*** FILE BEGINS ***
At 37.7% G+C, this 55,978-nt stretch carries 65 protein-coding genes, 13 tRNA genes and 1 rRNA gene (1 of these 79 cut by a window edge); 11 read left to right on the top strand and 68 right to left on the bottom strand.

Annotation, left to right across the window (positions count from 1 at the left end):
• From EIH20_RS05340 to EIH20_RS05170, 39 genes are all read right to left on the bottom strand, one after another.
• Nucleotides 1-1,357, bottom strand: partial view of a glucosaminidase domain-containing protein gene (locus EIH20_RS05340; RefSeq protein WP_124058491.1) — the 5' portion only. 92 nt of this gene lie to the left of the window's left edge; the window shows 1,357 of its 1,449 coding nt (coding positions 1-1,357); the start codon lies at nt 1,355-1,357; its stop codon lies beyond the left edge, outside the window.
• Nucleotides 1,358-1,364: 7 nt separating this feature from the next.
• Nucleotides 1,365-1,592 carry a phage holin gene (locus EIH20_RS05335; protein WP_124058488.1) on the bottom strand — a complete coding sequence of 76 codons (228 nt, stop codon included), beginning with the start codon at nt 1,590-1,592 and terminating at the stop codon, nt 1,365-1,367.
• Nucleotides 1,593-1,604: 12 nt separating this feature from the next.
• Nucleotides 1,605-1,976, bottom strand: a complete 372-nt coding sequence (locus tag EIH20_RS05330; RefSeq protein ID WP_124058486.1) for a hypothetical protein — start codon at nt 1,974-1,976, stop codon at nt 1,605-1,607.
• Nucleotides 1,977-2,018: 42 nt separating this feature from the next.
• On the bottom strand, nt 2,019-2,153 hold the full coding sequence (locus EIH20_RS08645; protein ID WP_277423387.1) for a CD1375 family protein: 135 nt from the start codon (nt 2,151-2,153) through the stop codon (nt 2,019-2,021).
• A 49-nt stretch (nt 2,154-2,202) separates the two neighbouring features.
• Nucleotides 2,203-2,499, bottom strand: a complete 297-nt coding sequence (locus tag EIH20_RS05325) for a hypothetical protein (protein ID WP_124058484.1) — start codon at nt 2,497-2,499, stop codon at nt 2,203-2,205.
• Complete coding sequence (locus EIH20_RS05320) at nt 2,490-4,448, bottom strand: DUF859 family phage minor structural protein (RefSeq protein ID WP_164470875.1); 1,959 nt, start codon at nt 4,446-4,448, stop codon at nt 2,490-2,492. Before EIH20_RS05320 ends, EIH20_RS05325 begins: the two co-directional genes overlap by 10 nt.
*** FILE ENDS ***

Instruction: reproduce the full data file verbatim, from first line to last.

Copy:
At 37.7% G+C, this 55,978-nt stretch carries 65 protein-coding genes, 13 tRNA genes and 1 rRNA gene (1 of these 79 cut by a window edge); 11 read left to right on the top strand and 68 right to left on the bottom strand.

Annotation, left to right across the window (positions count from 1 at the left end):
• From EIH20_RS05340 to EIH20_RS05170, 39 genes are all read right to left on the bottom strand, one after another.
• Nucleotides 1-1,357, bottom strand: partial view of a glucosaminidase domain-containing protein gene (locus EIH20_RS05340; RefSeq protein WP_124058491.1) — the 5' portion only. 92 nt of this gene lie to the left of the window's left edge; the window shows 1,357 of its 1,449 coding nt (coding positions 1-1,357); the start codon lies at nt 1,355-1,357; its stop codon lies beyond the left edge, outside the window.
• Nucleotides 1,358-1,364: 7 nt separating this feature from the next.
• Nucleotides 1,365-1,592 carry a phage holin gene (locus EIH20_RS05335; protein WP_124058488.1) on the bottom strand — a complete coding sequence of 76 codons (228 nt, stop codon included), beginning with the start codon at nt 1,590-1,592 and terminating at the stop codon, nt 1,365-1,367.
• Nucleotides 1,593-1,604: 12 nt separating this feature from the next.
• Nucleotides 1,605-1,976, bottom strand: a complete 372-nt coding sequence (locus tag EIH20_RS05330; RefSeq protein ID WP_124058486.1) for a hypothetical protein — start codon at nt 1,974-1,976, stop codon at nt 1,605-1,607.
• Nucleotides 1,977-2,018: 42 nt separating this feature from the next.
• On the bottom strand, nt 2,019-2,153 hold the full coding sequence (locus EIH20_RS08645; protein ID WP_277423387.1) for a CD1375 family protein: 135 nt from the start codon (nt 2,151-2,153) through the stop codon (nt 2,019-2,021).
• A 49-nt stretch (nt 2,154-2,202) separates the two neighbouring features.
• Nucleotides 2,203-2,499, bottom strand: a complete 297-nt coding sequence (locus tag EIH20_RS05325) for a hypothetical protein (protein ID WP_124058484.1) — start codon at nt 2,497-2,499, stop codon at nt 2,203-2,205.
• Complete coding sequence (locus EIH20_RS05320) at nt 2,490-4,448, bottom strand: DUF859 family phage minor structural protein (RefSeq protein ID WP_164470875.1); 1,959 nt, start codon at nt 4,446-4,448, stop codon at nt 2,490-2,492. Before EIH20_RS05320 ends, EIH20_RS05325 begins: the two co-directional genes overlap by 10 nt.